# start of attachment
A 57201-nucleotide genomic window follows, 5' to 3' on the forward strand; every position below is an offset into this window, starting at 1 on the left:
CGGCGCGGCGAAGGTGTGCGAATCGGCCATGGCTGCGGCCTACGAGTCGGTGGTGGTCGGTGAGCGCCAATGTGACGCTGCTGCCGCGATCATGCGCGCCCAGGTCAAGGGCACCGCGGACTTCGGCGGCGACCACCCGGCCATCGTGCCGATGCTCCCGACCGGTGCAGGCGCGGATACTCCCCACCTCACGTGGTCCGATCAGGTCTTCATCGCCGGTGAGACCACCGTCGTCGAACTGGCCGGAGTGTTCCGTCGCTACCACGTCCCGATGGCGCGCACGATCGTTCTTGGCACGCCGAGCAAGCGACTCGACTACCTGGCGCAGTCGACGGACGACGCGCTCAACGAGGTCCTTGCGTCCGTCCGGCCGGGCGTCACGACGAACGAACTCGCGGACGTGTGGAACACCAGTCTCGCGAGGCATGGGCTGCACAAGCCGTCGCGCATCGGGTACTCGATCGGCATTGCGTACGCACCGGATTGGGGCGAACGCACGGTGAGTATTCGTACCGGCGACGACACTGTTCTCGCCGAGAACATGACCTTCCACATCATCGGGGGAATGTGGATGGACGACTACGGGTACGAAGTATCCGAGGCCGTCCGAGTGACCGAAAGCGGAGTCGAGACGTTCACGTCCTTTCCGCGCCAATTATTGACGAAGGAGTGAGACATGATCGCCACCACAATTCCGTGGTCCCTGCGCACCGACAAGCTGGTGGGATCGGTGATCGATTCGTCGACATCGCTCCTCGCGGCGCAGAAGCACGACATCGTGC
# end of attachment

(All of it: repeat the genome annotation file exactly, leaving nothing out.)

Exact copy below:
A 57201-nucleotide genomic window follows, 5' to 3' on the forward strand; every position below is an offset into this window, starting at 1 on the left:
CGGCGCGGCGAAGGTGTGCGAATCGGCCATGGCTGCGGCCTACGAGTCGGTGGTGGTCGGTGAGCGCCAATGTGACGCTGCTGCCGCGATCATGCGCGCCCAGGTCAAGGGCACCGCGGACTTCGGCGGCGACCACCCGGCCATCGTGCCGATGCTCCCGACCGGTGCAGGCGCGGATACTCCCCACCTCACGTGGTCCGATCAGGTCTTCATCGCCGGTGAGACCACCGTCGTCGAACTGGCCGGAGTGTTCCGTCGCTACCACGTCCCGATGGCGCGCACGATCGTTCTTGGCACGCCGAGCAAGCGACTCGACTACCTGGCGCAGTCGACGGACGACGCGCTCAACGAGGTCCTTGCGTCCGTCCGGCCGGGCGTCACGACGAACGAACTCGCGGACGTGTGGAACACCAGTCTCGCGAGGCATGGGCTGCACAAGCCGTCGCGCATCGGGTACTCGATCGGCATTGCGTACGCACCGGATTGGGGCGAACGCACGGTGAGTATTCGTACCGGCGACGACACTGTTCTCGCCGAGAACATGACCTTCCACATCATCGGGGGAATGTGGATGGACGACTACGGGTACGAAGTATCCGAGGCCGTCCGAGTGACCGAAAGCGGAGTCGAGACGTTCACGTCCTTTCCGCGCCAATTATTGACGAAGGAGTGAGACATGATCGCCACCACAATTCCGTGGTCCCTGCGCACCGACAAGCTGGTGGGATCGGTGATCGATTCGTCGACATCGCTCCTCGCGGCGCAGAAGCACGACATCGTGC